Jim called me at 2:30 p.m. and (after alerting others, mostly by leaving a host of messages on answering machines) I arrived at 3:30 pm. Jim and the interns were still with the bird which was singing in the dense thickets as I walked up. They then left, and I spent an hour with the bird, seeing it well (but briefly) twice during the next hour. It sang much of the time between 5-10 minute intervals without singing. It gave a wide variety of vocalizations, including a fairly standard staccato “chip-per-wee-o-check!” song, then switched to a loud “pic! - ker-chee” song, a “ker-chee, ker-chee, chick!” song, various versions of the loud sharp “pic!” note (like a very sharp Hairy Woodpecker) followed by a antshrike fast “hahahahaha” trill, a “Ker!” note followed by a downscale dry flat trill (Jim thought “spadebill-like”), a rising & falling “wheeer” note (copied vocally by one of the wrentits), and a fairly standard vireo chatter.

Description: a small, very active, bright & contrasty gray-headed yellow-flanked little bird. Smaller than adjacent Wrentits (and much shorter-tailed) and more lithe than a fledgling Song Sparrow nearby. It was always restless and moved substantial distances unexpectedly (and out of ear-shot) over a several hundred yard area. I had excellent (but brief) views with 8X binoculars as it came close to the trail and worked up into the 8-10 canopy of trail edge willows, or nervously bounced about a more open poison-oak patch, sitting up on bare twigs several times. It was a small vireo, sometimes cocking a comparatively short tail, with comparatively heavy bill (with a distinct hook --vireo-like -- at the tip). My eye was immediately drawn to a medium-gray head that set off yellow “spectacles” (eye-ring and loral stripe that seems to meet over the bill) and a white throat, giving a “colorful” look to the head. I could see a white eye with dark pupil. The gray extended across the crown and nape, and contrasted with greenish back. Underparts white except for bright yellow flanks, which are themselves nicely set off from black wings. Two reasonably broad white wingbars cross the black upperwing coverts (tips of greater & median coverts). Didn't note the color of rump, tail (non-contrasting color  -- either greenish or dark), or legs.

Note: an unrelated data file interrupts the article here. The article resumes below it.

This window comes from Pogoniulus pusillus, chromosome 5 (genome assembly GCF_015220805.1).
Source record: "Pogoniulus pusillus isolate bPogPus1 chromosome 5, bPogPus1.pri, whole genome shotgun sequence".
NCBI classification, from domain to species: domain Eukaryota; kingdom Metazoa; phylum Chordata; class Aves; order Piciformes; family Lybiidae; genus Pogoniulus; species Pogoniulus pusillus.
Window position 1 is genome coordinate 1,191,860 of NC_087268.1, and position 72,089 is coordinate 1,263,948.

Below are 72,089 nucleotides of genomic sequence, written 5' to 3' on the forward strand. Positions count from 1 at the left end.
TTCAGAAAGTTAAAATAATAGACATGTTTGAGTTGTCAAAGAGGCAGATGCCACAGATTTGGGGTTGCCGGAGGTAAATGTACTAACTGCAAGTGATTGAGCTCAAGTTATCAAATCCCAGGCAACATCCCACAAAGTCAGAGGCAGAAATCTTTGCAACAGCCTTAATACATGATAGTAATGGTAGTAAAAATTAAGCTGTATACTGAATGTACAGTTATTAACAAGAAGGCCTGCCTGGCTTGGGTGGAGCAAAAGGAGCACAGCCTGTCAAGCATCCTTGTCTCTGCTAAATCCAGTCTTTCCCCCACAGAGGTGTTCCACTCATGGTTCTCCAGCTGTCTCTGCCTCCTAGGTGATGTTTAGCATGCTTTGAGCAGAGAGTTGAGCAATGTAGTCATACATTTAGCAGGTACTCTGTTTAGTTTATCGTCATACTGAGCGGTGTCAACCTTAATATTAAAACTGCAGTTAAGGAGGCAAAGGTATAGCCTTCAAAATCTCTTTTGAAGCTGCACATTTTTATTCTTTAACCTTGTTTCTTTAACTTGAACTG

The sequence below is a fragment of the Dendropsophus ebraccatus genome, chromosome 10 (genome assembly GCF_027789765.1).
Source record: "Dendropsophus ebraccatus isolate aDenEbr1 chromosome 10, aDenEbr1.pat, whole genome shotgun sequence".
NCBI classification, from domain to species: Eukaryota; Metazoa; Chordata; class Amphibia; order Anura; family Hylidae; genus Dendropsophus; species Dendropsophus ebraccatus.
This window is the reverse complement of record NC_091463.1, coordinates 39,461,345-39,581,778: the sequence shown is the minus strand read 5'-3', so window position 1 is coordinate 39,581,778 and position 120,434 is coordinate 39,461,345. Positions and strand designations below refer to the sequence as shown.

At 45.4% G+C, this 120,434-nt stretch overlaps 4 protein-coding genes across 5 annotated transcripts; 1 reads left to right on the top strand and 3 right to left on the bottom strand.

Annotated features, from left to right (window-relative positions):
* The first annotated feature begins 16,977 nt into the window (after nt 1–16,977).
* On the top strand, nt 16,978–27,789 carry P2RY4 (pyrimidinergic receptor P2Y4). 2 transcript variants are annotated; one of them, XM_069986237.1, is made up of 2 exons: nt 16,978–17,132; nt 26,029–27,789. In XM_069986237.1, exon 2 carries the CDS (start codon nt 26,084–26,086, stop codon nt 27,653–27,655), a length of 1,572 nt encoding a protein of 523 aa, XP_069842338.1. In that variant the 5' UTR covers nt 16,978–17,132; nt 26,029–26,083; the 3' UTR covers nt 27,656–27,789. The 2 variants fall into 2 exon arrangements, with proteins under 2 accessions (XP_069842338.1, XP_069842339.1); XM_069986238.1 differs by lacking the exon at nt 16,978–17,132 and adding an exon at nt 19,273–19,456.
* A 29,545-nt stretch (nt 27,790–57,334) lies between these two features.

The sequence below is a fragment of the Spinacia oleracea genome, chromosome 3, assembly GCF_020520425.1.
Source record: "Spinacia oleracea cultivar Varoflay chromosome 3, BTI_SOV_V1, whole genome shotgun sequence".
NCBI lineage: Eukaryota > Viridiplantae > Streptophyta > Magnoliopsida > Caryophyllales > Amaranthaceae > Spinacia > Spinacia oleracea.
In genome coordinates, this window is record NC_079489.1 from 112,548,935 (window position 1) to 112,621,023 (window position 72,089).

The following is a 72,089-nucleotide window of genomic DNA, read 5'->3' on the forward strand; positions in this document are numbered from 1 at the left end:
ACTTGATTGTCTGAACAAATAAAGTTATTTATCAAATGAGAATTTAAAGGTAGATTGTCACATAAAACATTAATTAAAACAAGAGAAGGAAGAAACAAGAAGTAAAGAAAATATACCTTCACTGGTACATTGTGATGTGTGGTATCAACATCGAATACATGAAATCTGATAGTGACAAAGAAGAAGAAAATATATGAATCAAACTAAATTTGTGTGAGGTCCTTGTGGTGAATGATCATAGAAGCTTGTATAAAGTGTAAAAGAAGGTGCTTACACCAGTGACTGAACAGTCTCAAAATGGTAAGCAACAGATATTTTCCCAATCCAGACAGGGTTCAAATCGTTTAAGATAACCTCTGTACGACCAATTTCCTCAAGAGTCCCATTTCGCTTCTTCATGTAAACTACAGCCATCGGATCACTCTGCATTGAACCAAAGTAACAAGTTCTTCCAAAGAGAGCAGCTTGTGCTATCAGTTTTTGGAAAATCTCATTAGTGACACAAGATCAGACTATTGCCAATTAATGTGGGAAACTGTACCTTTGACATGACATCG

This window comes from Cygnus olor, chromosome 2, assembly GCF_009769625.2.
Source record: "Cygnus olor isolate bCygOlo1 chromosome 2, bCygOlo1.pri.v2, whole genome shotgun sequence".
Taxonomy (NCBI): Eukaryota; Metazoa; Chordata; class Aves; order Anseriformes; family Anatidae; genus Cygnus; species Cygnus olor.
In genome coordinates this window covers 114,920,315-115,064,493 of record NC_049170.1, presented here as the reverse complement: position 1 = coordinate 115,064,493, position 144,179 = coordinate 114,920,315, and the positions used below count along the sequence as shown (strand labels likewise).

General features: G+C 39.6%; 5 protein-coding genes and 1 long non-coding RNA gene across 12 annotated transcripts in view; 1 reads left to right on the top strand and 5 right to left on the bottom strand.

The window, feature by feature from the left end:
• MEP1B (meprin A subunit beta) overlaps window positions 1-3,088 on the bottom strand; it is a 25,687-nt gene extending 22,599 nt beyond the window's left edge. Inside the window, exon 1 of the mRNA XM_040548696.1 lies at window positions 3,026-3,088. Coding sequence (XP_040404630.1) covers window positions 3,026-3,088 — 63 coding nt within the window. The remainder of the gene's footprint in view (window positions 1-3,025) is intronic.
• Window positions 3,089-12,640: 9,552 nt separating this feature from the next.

I saw the bird sing a couple times but mostly I just listened to it giving the variations detailed in the opening paragraphs. A pair of Wrentits were nearby for part of the time, and they seemed to be vocally copying the “wheeer” notes (and maybe others... Price told me he thought the Wrentits were doing some of the song.... but I never felt they did).

This is the 2nd record for MTY; the first was banded by BSOL here at the Big Sur R. mouth 4 June 1994 but never seen again.

— Don Roberson, Pacific Grove CA

Addenda: we learned later that Nancy McMahon had a bird singing in this exact spot on 20 May that she could not identify; she returned the next weekend and confirmed that what she had heard was the song of this White-eyed Vireo. Thus it has been here since 20 May but not identified until 23 May. The bird remained in this exact same patch through 17 June; I saw or heard it several more times. It had a well defined territory within the patch and could be heard singing at its various song posts along the boundary.
   On 12 June, Booker caught a White-eyed Vireo in the BSOL nets a mile upstream and banded and released it. It was sexed in-hand as a female [no cloacal protuberance]. The next time Booker was down at the "headlands" he paid special attention to see the legs of this singing White-eyed Vireo — it was unbanded. Therefore we have two separate reasons to be sure that the 12 June bird was a different individual than this territorial male.

Use these links to reach other portions of the Monterey County list:

Part 1: Waterfowl through Grebes
Part 2: Albatrosses through Frigatebirds
Part 3: Herons through Cranes
Part 4: Plovers through Sandpipers
Part 5: Jaegers through Alcids
Part 6: Doves through Woodpeckers
Part 7: Flycatchers through Larks
Part 8: Swallows through Pipits
Part 9: Waxwings through Warblers
Part 10: Tanagers through Sparrows
Part 11: Grosbeaks through Finches
or just the plain Checklist (no annotations)
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Page created 23 May 2004